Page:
Russell Westbrook Credit: Ned Dishman/NBAE via Getty Images

Wizards head coach Scott Brooks is running out of ways to describe his admiration for Russell Westbrook. The two met early in their careers, when Brooks coached and Westbrook played for the Oklahoma City Thunder and still maintain a close friendship. Throughout this season, Brooks has defended and praised his point guard to anyone who will listen.

In the Wizards’ 154-141 win against the Indiana Pacers on Monday night, Westbrook finished with 14 points, 24 assists, and 21 rebounds to become the first player in NBA history to record multiple triple-double games with at least 20 assists and 20 rebounds. Wilt Chamberlain had the only other game with that stat line.

“He’s amazing,” Brooks said after the game. “Everybody’s described him in so many different ways. I’ve been fortunate to see him for eight years do a lot of things that are pretty much superhuman at times. Point guards don’t do what he does. They’re not built that way. There might be some that probably shoot better, there might be some that probably can do certain things better, but there’s nobody in the history of the game that can do what he does throughout the stat sheet.”

Brooks went on to say that Westbrook is “gonna go down as probably the second best” point guard behind Hall of Famer Magic Johnson. Westbrook’s performance Monday marked his 32nd triple-double of the season and 178th of his career, just three short of Oscar Robertson’s all-time record. Robertson recently said on longtime basketball columnist Peter Vecsey’s Hoop du Jour podcast that Westbrook is “playing MVP basketball every night.”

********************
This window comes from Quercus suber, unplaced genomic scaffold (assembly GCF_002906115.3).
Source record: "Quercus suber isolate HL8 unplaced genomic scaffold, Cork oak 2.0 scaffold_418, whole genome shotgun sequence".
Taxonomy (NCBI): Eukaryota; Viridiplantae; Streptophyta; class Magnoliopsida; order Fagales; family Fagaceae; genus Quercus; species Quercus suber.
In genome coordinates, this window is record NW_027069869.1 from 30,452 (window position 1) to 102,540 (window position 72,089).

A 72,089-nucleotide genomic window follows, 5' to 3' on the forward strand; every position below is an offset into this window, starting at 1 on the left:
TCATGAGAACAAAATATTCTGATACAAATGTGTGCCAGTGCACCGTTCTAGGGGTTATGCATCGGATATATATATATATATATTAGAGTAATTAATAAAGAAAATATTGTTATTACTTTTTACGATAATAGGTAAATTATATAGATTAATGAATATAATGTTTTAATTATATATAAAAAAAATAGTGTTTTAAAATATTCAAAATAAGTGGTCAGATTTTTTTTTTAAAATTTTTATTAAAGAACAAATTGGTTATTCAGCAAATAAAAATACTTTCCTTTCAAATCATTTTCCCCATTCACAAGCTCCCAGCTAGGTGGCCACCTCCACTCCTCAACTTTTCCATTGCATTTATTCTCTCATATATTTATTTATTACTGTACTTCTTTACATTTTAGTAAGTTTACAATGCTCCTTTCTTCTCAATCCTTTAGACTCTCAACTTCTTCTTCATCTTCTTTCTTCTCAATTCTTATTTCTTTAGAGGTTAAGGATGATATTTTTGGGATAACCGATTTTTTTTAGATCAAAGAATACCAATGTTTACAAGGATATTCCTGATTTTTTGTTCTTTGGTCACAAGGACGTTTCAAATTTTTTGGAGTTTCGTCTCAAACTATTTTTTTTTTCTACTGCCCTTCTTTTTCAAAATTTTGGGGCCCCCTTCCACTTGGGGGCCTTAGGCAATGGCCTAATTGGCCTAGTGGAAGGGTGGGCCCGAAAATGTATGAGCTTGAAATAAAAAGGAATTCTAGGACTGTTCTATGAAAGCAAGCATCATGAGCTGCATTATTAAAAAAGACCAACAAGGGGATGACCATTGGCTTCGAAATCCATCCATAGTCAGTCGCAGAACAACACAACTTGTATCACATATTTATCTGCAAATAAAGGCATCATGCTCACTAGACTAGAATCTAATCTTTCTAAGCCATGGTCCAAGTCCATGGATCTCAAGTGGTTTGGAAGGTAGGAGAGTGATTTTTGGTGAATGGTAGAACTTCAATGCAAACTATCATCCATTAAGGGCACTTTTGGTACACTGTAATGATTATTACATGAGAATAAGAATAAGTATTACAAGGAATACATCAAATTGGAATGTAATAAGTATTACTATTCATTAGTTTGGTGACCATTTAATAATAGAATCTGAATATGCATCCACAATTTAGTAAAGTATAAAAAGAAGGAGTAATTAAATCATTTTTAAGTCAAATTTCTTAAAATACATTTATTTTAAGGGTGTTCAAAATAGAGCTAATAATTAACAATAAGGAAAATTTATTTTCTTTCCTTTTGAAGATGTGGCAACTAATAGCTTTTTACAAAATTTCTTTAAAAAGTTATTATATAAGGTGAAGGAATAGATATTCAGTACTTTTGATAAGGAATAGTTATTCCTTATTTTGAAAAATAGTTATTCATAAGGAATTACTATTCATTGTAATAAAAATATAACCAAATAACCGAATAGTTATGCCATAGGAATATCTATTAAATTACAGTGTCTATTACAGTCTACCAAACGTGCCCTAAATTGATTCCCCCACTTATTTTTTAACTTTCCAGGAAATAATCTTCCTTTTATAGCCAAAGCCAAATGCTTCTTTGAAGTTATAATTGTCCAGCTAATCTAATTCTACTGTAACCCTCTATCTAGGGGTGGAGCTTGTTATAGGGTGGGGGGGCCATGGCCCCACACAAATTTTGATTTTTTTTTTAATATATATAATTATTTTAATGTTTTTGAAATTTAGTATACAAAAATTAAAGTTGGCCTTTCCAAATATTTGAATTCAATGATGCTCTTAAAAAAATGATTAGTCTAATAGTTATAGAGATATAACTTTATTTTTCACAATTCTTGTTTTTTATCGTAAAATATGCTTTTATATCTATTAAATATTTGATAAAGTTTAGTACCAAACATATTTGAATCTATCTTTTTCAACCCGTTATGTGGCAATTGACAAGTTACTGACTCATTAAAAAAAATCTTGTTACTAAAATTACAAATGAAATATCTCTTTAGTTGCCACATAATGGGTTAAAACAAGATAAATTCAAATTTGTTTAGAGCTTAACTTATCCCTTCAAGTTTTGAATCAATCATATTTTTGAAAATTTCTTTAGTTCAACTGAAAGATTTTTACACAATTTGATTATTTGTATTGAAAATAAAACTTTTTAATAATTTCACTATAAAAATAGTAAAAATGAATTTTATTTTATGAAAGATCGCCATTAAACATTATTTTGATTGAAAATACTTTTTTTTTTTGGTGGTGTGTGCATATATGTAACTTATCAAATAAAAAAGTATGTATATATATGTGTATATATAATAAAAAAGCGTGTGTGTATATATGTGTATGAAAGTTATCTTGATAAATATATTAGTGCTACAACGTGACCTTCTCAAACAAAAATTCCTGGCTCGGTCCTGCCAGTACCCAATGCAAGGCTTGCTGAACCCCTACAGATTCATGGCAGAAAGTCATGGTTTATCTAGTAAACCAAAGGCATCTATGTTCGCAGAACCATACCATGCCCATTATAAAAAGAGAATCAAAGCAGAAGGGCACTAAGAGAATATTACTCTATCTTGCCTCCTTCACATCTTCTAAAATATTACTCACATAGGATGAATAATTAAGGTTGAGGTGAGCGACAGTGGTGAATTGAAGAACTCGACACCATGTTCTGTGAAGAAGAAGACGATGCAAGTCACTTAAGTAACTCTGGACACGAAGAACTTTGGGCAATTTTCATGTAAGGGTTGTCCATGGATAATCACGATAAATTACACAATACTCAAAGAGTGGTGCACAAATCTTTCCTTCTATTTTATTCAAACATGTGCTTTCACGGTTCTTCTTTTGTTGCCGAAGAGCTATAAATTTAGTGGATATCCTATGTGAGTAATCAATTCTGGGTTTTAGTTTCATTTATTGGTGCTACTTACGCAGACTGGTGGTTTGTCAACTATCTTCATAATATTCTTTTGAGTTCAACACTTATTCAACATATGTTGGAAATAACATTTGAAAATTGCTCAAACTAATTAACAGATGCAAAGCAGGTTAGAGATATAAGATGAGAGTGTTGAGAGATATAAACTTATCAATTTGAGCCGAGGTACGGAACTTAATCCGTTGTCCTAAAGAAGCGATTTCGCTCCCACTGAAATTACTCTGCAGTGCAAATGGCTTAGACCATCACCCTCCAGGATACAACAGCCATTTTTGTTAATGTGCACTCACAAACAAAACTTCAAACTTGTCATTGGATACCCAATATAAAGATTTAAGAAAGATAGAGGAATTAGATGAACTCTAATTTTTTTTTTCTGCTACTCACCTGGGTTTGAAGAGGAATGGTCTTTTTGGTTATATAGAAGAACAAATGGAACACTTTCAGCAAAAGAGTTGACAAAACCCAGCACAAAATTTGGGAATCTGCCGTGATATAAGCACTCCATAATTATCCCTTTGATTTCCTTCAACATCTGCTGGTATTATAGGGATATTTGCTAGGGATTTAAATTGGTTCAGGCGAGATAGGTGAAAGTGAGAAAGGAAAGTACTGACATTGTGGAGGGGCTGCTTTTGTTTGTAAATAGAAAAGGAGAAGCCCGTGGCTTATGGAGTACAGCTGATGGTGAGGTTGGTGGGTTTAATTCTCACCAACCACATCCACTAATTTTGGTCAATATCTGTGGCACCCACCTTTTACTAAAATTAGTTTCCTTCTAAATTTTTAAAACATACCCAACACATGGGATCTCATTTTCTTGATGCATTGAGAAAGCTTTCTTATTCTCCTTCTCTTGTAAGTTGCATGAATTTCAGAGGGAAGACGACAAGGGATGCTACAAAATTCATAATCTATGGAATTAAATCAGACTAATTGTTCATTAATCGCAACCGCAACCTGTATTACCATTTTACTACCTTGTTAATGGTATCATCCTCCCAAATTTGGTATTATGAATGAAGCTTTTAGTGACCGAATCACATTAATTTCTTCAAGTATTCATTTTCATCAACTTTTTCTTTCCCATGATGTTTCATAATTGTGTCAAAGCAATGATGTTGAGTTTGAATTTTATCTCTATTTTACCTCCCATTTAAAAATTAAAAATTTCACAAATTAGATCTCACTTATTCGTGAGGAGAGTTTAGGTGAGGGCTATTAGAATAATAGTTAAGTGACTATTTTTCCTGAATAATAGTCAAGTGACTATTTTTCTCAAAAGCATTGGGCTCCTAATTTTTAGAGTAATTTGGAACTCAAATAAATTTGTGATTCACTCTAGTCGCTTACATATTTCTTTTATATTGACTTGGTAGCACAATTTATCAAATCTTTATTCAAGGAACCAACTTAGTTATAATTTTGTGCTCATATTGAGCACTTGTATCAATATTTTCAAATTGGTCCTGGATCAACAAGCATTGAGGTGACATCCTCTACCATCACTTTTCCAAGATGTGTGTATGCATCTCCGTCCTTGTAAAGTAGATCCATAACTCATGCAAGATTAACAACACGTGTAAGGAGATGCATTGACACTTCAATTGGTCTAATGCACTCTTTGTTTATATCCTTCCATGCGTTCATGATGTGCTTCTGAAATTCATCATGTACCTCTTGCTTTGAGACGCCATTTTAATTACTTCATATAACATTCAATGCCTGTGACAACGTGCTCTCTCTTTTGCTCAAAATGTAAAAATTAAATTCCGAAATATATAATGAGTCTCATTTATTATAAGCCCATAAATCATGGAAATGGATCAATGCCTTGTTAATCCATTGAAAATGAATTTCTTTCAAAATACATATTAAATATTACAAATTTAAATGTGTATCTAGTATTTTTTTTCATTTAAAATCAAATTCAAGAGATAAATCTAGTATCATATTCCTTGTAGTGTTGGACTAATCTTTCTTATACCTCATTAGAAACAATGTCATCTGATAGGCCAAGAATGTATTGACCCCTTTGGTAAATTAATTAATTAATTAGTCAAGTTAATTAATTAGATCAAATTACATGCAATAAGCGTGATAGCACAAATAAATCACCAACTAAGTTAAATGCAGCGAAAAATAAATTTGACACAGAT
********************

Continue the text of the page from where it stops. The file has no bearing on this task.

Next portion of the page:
“What he does, there’s no point guard has ever done it,” Brooks said Monday. “Nobody. Nobody. And for him to average four [triple-double seasons] in five years, what Oscar said about him was to me, that was real. He’s doing MVP-type things every game.”

The Wizards, with Westbrook and Bradley Beal leading the way, have now won the past 11 of 13 games and sit in the 10th and final spot for the Eastern Conference play-in tournament.

With only seven games remaining in the season, Washington appears to be clicking at the right time, after a rocky start to the season that included an unplanned layoff due to a COVID-19 breakout. The Wizards have won both games this season against the Pacers, who sit right above them in the standings. Using a three-guard lineup, the Wizards set a franchise record of 50 assists Monday night, the most by an NBA team since 1990.

Much of the turnaround and stability can be credited to Westbrook.

“I feel like whatever he does, it makes it easier for us, especially me, all the young guys,” Wizards forward Rui Hachimura said after Monday’s game. “We can run the court. He likes the fast pace. It just make it easier, and that’s what he’s been doing. We start playing together more. We have more chemistry.”

That was Westbrook’s intent when he arrived in D.C. in a trade that sent John Wall, the longtime face of the Wizards’ franchise, to the Houston Rockets. Westbrook told reporters Monday he wanted to find ways to “make the game easy for everybody.”

“As we kind of got along this season, guys are doing a better job of just running the floor, spacing out,” he said. “To be honest, I mean, just me personally, I feel like I am the best playmaker in this league, because I’m able to do things that I don’t think nobody else can do. And I take pride in playmaking and passing and making my teammates better. And I’m grateful to have a bunch of teammates that make my job so much easier.”

As far as the historic stats, Westbrook insists he’s not thinking about them. He plans to reflect on it once he’s done with basketball.

“I actually just go out and have fun and hoop,” he said. “And at the end of the day, when my journey is done, and I’m done playing basketball, I can look back and think about some of the crazy stat lines, the good, the bad, the ugly, and be thankful. I’m thankful for it all.”